Appendix 2

Further studies have based customer-brand relationship and loyalty on more than just psychology[3] (Funk et al.,2013). Psychological processes are represented through four levels of strengthening attitudes towards the club – awareness, attraction, attachment and allegiance. The process can be influenced through a club’s level of engagement with the customers; however, countering this the product being consumed (i.e. type of sport) is an important factor in determining the depth of relationship. The level of interest in the product will define the level of customer allegiance. Customers may love the sports, yet not identify with any one team – league dominance. On the other hand, spectators may identify more strongly with a team than the actual sport – team dominance. Personal views on the consumed product are a tangible determinant that the club has little control over; it would be a waste of resources for clubs to devise a relationship with some customer segmentations. Yet, knowledge of these segmentations gives an overview of the mind-sets of costumers, helping us devise long-term strategies that address both tangible and intangible variables.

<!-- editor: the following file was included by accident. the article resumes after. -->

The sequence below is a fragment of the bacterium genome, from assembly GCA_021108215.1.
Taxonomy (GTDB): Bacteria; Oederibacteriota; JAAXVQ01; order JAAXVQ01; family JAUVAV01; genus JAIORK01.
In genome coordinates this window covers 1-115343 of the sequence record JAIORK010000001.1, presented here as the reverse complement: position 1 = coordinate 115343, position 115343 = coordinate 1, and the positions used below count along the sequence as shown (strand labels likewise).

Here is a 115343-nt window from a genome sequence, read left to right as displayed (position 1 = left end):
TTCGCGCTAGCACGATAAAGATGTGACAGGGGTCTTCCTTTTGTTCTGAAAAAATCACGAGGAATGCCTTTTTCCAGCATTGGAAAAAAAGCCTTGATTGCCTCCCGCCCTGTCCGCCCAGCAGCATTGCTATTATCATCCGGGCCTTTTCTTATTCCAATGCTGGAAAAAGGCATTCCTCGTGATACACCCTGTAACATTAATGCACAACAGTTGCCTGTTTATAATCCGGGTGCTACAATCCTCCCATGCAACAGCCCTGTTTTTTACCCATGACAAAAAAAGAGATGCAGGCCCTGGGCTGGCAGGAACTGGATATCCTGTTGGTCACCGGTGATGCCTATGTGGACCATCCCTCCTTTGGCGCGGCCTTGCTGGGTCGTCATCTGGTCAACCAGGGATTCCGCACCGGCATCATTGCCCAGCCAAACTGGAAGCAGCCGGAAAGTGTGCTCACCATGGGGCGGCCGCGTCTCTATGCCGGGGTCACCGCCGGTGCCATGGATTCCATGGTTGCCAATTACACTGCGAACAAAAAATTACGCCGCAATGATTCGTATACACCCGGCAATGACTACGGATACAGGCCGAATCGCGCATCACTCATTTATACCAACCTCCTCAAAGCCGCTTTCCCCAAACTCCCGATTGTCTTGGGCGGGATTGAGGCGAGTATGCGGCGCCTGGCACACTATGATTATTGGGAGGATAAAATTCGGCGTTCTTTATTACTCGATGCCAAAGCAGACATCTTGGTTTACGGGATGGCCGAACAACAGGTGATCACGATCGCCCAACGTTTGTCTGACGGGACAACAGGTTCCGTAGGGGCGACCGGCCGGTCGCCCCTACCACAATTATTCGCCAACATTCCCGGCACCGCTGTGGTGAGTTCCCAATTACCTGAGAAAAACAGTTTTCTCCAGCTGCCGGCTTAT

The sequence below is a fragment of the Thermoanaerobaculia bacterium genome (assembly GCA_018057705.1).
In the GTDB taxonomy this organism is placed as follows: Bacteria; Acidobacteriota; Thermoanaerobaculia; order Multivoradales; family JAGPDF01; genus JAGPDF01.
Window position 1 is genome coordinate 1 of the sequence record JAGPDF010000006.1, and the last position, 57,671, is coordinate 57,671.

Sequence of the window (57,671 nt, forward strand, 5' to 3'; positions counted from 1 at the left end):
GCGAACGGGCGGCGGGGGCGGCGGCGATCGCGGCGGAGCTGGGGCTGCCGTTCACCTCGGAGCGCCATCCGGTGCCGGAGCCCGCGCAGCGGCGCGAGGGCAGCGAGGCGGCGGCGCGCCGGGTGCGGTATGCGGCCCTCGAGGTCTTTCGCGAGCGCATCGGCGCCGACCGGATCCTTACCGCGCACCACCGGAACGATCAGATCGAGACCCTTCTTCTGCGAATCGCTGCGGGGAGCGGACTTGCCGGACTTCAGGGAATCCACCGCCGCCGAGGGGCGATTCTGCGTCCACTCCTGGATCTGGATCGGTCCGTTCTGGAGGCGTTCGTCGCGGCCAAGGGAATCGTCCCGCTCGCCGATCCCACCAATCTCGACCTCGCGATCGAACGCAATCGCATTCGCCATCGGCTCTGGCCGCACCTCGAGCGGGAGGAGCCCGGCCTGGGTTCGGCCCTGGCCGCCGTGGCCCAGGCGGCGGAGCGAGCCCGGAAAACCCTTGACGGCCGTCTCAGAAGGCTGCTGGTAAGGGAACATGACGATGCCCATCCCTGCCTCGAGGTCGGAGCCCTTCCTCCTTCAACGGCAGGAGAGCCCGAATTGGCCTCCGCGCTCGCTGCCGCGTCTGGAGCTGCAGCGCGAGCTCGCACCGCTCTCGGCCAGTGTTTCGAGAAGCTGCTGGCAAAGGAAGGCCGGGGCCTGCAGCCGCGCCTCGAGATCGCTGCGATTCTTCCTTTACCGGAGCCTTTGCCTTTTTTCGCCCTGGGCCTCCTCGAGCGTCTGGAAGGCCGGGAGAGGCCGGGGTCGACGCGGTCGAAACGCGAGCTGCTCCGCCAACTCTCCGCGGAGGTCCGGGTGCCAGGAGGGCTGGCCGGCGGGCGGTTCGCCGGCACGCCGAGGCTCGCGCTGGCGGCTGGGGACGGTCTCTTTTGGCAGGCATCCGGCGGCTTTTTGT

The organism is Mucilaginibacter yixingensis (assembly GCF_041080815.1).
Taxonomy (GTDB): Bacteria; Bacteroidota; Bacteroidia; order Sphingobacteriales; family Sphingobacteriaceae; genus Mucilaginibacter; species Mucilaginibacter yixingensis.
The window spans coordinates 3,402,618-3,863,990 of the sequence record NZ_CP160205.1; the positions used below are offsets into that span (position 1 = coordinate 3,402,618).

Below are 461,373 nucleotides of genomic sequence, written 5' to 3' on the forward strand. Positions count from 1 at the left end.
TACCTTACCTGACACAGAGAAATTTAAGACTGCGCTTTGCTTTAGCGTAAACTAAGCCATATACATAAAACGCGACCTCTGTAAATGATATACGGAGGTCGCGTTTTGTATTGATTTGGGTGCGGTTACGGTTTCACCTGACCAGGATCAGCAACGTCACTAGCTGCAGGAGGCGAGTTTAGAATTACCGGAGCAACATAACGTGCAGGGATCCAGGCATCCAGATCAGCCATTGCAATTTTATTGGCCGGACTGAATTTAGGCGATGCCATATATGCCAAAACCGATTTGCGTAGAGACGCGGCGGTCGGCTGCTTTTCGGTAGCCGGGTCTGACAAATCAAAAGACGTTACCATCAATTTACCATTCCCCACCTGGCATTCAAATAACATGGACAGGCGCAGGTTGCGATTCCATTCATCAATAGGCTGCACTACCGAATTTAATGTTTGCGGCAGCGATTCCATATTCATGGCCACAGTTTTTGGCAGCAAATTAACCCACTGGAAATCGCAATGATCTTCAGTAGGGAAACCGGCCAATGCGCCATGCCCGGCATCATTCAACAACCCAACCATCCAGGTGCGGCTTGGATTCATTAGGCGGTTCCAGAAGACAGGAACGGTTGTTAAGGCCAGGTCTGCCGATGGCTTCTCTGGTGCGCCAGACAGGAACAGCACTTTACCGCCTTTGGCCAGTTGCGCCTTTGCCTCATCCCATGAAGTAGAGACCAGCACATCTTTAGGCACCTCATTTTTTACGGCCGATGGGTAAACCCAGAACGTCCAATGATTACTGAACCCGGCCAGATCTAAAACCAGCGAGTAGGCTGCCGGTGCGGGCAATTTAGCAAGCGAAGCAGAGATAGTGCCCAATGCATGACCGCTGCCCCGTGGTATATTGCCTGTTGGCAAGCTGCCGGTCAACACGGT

Appendix 3

Possibly, branding and sporting success are increasingly entwined – clubs must see some sporting success in order to increase brand equity (Cortsen, 2014). FC Bayern Munich’s treble win gave them a reputation as the ‘best European club of 2013’(Cortsen, 2014). In consideration with the Brand Equity Assessment Framework, their product, organization and market-related antecedents all lead to increased brand equity, which consequently provides them with the stated marketplace perception. The newly-formed franchise between Manchester City FC(MCFC) and the New York Yankees-New York Football Club (NYCFC)-will not enter Major League Soccer until 2015. Despite never having played a competitive match, they are an established brand with high equity, sales and perception. Their current antecedents are purely based on consumer ties with MCFC and the New York Yankees.

It can be summarised that the process of leveraging brand equity can be done through a three stage framework;

(1) Defining the club identity

(2) market positioning of the club and

(3) developing brand strategy.

This means sporting success is a constraint variable that can prevent brand leverage…. As in the case of MCFC, it can be strategically be manipulated.

However, this variable can alternate between countries. Although interlinked, the framework suggests that the brand identity, positioning and strategy of the club are on par with sporting success (Neils,2012). No research investigates whether consumers V. Clubs perception of this statement is true; do consumers see success as a determinant in their loyalty to a club and do clubs view success as essential for solid brand equity or is it something that can be manipulated using other variables?